No. galls/1 g root
No. egg masses/1 g root
No. eggs/egg mass
No. J2 /100 g soil
Reproductive factor (RF)
P. fluorescens + M. javanica
P. striata + M. javanica
B. subtilis + M. javanica
P. polymyxa + M. javanica
In this study, the mean number of J2 populations in the PGPR inoculated treatments was significantly lower than that of the infected control. Both of bacterial strains P. polymyxa and B. subtilis reduced J2 population to 129.5 comparing to 268 in infected control, which was equal to (51%) reduction of J2s in these two treatments (Table 2). PGPR exploit several mechanisms in suppression of plant pathogenic nematodes. Tian et al. (2007) showed that removal of alkaline protease BLG4 in Bacillus laterosporus resulted in destruction of 57% nematicidal activity of this bacterium. A neutral protease (npr) (designated Bae16) toxic to nematodes, which was purified from Bacillus nematocida could destroy the nematode cuticle and its hydrolytic substrates included gelatin and collagen (Niu et al. 2006).
Bacterial strains also significantly affected the reproductive factor of M. javanica, so that P. fluorescens and B. subtilis reduced the reproductive factor from 112.15 to 24.94 and 24.96, respectively (Table 2).
According to the results of this study, PGPR can be suitable candidates for use in biological control of M. javanica, which, in turns, will be an effective action to reduce the consumption of pesticides and helping to develop safer sustainable agriculture.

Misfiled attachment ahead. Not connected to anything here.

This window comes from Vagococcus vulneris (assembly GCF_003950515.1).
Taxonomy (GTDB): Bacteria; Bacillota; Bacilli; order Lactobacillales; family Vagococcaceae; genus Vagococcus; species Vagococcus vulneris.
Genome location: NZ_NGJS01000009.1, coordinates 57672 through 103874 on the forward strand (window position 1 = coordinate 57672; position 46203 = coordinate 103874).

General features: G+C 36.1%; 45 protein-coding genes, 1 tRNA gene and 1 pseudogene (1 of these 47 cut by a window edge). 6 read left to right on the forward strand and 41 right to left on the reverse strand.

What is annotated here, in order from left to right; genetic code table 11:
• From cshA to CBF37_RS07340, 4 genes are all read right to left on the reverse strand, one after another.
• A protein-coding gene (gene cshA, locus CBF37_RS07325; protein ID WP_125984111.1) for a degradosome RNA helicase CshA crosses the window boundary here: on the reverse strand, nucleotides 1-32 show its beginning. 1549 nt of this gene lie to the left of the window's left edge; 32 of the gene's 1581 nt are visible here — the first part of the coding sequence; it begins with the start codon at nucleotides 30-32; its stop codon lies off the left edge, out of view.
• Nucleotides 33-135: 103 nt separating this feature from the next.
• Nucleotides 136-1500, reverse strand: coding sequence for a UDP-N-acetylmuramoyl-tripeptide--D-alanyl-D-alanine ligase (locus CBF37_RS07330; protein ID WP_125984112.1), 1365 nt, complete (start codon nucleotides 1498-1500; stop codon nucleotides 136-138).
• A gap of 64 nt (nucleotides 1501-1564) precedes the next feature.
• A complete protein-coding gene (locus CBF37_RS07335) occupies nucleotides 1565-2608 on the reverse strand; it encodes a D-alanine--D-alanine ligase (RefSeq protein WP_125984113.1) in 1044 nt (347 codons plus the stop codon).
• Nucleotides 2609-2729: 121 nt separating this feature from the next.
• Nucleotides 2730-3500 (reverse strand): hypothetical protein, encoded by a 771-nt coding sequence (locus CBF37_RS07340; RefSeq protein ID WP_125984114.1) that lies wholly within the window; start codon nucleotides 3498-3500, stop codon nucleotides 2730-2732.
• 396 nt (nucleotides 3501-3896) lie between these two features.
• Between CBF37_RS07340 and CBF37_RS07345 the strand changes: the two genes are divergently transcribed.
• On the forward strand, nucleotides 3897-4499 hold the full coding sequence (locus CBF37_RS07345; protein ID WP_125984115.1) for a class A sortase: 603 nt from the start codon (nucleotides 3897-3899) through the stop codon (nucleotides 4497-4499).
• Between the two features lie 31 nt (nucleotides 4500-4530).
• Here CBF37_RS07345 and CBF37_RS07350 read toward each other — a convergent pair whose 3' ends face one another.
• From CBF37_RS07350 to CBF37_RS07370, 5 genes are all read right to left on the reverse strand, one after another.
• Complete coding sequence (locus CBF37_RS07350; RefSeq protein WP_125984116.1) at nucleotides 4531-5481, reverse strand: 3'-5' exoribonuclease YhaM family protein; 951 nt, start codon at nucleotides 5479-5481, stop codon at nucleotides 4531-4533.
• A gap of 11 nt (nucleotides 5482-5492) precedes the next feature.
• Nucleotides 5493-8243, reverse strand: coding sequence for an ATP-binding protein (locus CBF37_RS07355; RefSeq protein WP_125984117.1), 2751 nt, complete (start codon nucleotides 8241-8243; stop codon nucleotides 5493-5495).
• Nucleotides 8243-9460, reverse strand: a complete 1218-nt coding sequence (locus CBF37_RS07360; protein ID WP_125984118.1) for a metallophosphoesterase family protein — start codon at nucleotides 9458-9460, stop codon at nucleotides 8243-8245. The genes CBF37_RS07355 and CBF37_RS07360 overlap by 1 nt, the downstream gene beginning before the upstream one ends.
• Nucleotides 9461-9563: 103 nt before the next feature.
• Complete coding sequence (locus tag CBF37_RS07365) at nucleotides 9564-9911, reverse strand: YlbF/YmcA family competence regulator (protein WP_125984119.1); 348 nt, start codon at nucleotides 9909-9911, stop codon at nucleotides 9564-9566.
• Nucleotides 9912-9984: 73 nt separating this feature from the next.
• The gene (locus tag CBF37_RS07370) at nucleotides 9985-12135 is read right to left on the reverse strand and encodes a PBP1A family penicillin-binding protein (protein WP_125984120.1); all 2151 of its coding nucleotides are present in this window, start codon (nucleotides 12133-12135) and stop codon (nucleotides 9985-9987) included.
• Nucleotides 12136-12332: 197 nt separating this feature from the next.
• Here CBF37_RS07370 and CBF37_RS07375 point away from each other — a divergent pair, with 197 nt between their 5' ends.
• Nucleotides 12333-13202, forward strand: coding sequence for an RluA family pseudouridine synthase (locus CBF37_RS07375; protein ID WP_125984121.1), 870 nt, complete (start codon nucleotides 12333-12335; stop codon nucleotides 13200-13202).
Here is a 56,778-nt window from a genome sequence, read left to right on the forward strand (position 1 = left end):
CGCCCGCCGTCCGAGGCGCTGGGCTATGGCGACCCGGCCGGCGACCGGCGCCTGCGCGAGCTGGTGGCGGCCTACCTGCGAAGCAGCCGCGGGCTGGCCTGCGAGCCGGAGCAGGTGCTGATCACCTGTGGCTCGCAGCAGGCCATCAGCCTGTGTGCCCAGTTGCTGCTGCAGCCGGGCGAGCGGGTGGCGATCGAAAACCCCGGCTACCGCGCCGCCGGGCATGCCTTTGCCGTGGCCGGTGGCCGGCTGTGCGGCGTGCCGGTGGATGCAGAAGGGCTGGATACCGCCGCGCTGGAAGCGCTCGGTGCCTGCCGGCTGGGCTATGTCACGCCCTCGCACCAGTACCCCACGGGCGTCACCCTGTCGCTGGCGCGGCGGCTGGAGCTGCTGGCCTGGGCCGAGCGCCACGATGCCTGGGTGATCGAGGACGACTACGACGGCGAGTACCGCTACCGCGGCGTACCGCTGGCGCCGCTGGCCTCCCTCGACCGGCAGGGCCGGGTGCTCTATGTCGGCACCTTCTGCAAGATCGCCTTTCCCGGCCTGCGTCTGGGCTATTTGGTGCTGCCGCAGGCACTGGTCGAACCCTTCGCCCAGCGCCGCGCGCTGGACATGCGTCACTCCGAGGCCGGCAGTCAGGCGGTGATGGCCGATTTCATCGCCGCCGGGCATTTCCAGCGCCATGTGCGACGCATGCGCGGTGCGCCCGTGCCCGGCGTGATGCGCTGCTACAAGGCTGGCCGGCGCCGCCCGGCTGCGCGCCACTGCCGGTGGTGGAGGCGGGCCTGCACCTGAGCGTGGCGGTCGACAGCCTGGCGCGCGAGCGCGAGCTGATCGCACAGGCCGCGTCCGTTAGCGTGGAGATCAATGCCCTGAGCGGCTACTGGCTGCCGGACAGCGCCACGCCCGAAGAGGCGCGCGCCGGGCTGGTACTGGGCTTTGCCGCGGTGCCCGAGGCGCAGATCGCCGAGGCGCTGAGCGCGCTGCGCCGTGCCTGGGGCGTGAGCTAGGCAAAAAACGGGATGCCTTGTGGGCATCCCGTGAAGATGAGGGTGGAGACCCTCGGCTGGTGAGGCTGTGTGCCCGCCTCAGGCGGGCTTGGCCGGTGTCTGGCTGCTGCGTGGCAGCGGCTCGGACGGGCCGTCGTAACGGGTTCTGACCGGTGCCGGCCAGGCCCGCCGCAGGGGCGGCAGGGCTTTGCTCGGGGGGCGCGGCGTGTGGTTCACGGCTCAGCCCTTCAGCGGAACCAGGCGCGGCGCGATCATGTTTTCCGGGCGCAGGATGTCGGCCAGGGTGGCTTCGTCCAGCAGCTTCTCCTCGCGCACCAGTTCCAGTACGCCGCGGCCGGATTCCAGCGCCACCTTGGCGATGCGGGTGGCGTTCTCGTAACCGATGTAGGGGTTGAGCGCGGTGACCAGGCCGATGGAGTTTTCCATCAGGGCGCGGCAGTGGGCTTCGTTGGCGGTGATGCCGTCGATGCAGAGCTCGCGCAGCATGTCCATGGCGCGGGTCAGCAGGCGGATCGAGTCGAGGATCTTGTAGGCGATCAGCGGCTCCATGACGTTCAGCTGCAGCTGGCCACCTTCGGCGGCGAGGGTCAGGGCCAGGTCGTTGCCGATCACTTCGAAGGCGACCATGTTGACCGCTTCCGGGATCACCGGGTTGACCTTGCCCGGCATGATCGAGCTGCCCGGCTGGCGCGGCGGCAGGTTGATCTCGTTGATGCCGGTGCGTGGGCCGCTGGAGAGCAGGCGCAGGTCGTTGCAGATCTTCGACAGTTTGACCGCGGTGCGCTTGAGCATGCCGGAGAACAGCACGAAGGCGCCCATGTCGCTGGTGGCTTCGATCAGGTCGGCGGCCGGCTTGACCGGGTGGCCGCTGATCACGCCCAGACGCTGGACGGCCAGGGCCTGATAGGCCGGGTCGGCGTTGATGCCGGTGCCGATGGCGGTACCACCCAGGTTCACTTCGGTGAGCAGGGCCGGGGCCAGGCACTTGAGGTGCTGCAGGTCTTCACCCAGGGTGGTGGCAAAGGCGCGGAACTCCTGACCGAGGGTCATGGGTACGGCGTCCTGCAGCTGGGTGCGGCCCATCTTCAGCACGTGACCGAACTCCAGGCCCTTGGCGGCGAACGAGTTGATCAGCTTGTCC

The authors are grateful to the Agricultural and Natural Resources Research Center of Kermanshah, Iran, for the facilities provided for conducting the study.
Availability of data and materials
The data and material are included in the dissertation of the first author but has not yet been published formally.
First and second authors, FS and MSH are responsible for conducting the experimental work. Second author MSH is responsible for designing and supervising the study, revising the paper scientifically, and checking analysis and interpretation of data. Third author, RH is responsible for supervising the study. Fourth and fifth authors, SR and RSH are responsible for the general cooperation and contribution to the study. All authors read and approved the final manuscript.
Ethics approval and consent to participate
Consent for publication
The authors declare that they have no competing interests.
Springer Nature remains neutral with regard to jurisdictional claims in published maps and institutional affiliations.
Open AccessThis article is distributed under the terms of the Creative Commons Attribution 4.0 International License (http://creativecommons.org/licenses/by/4.0/), which permits unrestricted use, distribution, and reproduction in any medium, provided you give appropriate credit to the original author(s) and the source, provide a link to the Creative Commons license, and indicate if changes were made.
- Ali NI, Siddiqui IA, Shaukat SS, Zaki MJ (2002) Nematicidal activity of some strains of Pseudomonas spp. Soil Biol Biochem 34:1051–1058View ArticleGoogle Scholar